A great salesperson, the late Stan Schwartz of Rosco, once said, “Nothing happens until someone sells something.” Some of the most innovative inventions failed because there was nobody to sell them!
This week, we lost a giant in the sales and marketing industry, Tom Pincu.
The early years of lighting sales and marketing
Tom Pincu started in the lighting business in the mid-’50s while studying as a grad student at UCLA. He ended up working at Century Lighting (now Strand/Philips) for Louis Earhart, a man who became his mentor. Under the tutelage of Earhart, he learned the science of lighting and the art of sales.
Pincu was well suited to this work. He had a mind for math and science. After a brief stint in the Army, he returned to Century but soon moved to Colortran, where he became their Western Marketing Manager. It was here that he learned the art of product management.
Over the course of his career, he was an independent sales rep for Strand, Colortran, and eventually ETC.
As a salesman, Pincu was a fierce competitor. His greatest desire was to “crush the competition.” He loved a face-to-face shoot-out, and he used data, science, and sometimes theatrics, to convince the customer. He was an ambassador, a spy, and a showman.
When Fred Foster took his first lighting console, the Mega Cue, to USITT seeking a buyer, Tom Pincu was one of the guys he approached. Colortran eventually bought the Mega Cue and distributed it as their own product. You can hear Pincu describe that initial meeting in the video below. The two became friends, and Fred always considered Pincu a mentor, someone who had the gift of experience. About 13 years after that initial meeting, Pincu became the ETC sales rep in Los Angeles. He and his partner Bill Moodie grew sales rapidly and established ETC as a leader in their territory.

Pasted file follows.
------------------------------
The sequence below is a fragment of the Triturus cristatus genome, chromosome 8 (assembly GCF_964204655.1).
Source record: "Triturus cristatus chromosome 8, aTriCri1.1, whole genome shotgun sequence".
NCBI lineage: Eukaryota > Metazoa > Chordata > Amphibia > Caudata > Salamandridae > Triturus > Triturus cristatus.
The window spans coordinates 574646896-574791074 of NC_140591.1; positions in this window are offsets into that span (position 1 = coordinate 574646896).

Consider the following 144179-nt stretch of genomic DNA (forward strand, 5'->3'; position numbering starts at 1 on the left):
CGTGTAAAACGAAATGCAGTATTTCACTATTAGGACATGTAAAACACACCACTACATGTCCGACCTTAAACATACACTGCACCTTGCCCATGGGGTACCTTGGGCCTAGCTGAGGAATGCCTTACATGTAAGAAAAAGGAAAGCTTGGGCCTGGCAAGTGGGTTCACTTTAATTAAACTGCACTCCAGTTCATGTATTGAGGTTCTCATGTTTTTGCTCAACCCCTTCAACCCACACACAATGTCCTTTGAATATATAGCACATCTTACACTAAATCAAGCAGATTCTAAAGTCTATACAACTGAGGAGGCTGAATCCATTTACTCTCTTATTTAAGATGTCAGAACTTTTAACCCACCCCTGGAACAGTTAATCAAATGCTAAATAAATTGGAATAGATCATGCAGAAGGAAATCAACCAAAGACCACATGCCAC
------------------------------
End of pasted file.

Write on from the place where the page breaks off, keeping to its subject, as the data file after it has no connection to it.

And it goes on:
My life in sales and marketing
Sales is a profession practically vilified; successes are rarely celebrated outside a small circle. I had studied design and set out on the “noble path.” Designers are celebrated! There are no Tonys or Emmys for sales. On completing grad school, I found myself in a sales career within two years. Truthfully, I was horrified. In the end – sales powers business, and over the past 26 years, I’ve accepted my inadvertent career choice.
I moved to Los Angeles in 1994 to open a sales office for ETC. Tom Pincu was initially suspicious of me, fearing that ETC would push him and Bill out, but eventually took me on as a mentee. He taught me the science of light and how to sell. He taught me tactics, defiance, logic and science, and a bit of theatrics. Over the years, I have often reflected on how fortunate I have been to have Pincu as a mentor.
As we lose these older mentors in our lives, we must ask if we are now doing for others as they did for us. Pincu’s death reminds me to be sure and stop to listen, offer insights, teach skills, and help people grow.
-by David Lincecum